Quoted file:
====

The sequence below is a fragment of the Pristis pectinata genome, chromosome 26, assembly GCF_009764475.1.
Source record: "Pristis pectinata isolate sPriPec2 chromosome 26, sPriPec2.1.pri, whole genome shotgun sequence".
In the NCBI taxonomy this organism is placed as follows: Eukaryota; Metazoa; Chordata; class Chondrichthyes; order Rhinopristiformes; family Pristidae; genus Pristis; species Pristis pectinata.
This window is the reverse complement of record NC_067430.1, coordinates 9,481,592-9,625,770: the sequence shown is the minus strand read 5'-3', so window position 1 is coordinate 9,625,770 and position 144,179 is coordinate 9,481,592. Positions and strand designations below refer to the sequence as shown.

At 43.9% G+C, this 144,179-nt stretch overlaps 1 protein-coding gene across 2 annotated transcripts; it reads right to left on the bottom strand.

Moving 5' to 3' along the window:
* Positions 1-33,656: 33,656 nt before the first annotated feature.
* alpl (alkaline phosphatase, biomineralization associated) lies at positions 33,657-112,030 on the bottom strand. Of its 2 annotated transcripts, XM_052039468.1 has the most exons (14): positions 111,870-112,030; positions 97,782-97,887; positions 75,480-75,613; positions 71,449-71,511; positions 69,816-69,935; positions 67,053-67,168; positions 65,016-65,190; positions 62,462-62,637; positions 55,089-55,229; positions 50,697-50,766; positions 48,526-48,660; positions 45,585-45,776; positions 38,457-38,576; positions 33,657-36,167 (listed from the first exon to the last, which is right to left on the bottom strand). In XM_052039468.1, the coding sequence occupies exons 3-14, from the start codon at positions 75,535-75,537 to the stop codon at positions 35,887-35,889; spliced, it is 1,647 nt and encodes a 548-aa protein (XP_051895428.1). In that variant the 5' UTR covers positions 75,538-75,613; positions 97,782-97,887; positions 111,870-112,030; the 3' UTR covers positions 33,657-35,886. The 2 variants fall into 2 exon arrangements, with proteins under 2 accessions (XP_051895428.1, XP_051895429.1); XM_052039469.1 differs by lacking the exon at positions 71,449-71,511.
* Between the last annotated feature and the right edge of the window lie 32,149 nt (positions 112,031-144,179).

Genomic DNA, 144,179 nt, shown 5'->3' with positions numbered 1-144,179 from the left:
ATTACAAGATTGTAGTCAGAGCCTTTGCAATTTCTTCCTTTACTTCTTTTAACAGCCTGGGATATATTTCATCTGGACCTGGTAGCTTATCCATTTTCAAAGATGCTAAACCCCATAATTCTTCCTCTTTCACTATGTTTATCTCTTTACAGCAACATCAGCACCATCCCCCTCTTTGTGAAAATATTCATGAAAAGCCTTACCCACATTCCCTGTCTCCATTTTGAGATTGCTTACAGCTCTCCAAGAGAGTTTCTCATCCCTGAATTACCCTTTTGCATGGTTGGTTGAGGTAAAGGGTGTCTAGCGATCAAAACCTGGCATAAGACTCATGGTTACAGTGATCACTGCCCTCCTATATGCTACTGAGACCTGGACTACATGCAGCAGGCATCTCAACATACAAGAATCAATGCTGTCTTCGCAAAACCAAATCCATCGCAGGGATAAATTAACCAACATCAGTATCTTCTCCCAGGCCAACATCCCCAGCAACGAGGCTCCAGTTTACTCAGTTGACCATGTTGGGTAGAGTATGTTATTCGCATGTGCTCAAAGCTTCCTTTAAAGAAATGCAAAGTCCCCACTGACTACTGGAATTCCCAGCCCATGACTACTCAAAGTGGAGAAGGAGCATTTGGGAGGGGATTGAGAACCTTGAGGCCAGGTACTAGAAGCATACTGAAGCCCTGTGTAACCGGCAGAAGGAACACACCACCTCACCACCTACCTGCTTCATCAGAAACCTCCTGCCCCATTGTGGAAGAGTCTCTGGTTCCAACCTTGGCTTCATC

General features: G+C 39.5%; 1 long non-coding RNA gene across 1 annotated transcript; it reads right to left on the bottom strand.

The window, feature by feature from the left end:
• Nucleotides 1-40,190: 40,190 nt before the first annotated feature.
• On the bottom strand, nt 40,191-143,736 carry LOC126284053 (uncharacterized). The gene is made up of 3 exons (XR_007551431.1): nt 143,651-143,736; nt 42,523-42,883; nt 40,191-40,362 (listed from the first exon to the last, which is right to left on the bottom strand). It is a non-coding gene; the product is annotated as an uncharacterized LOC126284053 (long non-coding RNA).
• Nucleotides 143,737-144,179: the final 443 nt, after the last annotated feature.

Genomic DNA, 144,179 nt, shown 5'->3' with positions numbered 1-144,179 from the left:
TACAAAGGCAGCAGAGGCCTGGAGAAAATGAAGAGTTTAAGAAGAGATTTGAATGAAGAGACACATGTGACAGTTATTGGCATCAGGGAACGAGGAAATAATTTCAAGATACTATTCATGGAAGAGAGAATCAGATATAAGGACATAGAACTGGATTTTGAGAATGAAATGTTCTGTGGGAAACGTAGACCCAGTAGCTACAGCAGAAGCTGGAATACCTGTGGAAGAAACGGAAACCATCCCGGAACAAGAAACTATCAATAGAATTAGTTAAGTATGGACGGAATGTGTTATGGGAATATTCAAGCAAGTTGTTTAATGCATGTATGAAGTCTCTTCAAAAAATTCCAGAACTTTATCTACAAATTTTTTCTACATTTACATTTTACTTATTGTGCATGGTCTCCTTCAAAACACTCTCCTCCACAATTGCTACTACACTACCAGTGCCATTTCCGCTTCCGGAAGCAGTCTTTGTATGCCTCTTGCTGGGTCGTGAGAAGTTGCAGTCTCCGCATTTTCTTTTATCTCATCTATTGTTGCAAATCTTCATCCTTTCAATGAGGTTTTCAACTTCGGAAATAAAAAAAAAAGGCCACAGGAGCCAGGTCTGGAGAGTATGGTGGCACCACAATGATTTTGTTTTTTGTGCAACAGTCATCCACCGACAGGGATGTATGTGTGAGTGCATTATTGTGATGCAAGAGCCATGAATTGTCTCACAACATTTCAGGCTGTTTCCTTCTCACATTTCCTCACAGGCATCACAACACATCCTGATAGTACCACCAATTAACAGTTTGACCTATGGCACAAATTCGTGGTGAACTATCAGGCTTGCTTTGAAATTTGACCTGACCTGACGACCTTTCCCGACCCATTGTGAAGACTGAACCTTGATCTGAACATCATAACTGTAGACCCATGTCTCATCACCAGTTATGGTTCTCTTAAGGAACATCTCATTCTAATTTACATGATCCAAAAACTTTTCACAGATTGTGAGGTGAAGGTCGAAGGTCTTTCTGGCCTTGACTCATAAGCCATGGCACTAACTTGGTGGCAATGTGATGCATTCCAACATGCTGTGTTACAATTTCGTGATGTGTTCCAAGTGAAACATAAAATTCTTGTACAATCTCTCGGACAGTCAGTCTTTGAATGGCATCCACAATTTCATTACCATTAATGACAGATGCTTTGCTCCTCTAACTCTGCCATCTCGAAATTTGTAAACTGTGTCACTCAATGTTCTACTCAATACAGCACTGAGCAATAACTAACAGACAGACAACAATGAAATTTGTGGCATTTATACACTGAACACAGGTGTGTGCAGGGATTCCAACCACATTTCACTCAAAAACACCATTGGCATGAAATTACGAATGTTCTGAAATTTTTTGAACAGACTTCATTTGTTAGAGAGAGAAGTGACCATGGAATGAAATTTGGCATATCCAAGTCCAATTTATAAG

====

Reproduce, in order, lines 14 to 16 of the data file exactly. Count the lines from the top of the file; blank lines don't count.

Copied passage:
• Nucleotides 1-40,190: 40,190 nt before the first annotated feature.
• On the bottom strand, nt 40,191-143,736 carry LOC126284053 (uncharacterized). The gene is made up of 3 exons (XR_007551431.1): nt 143,651-143,736; nt 42,523-42,883; nt 40,191-40,362 (listed from the first exon to the last, which is right to left on the bottom strand). It is a non-coding gene; the product is annotated as an uncharacterized LOC126284053 (long non-coding RNA).
• Nucleotides 143,737-144,179: the final 443 nt, after the last annotated feature.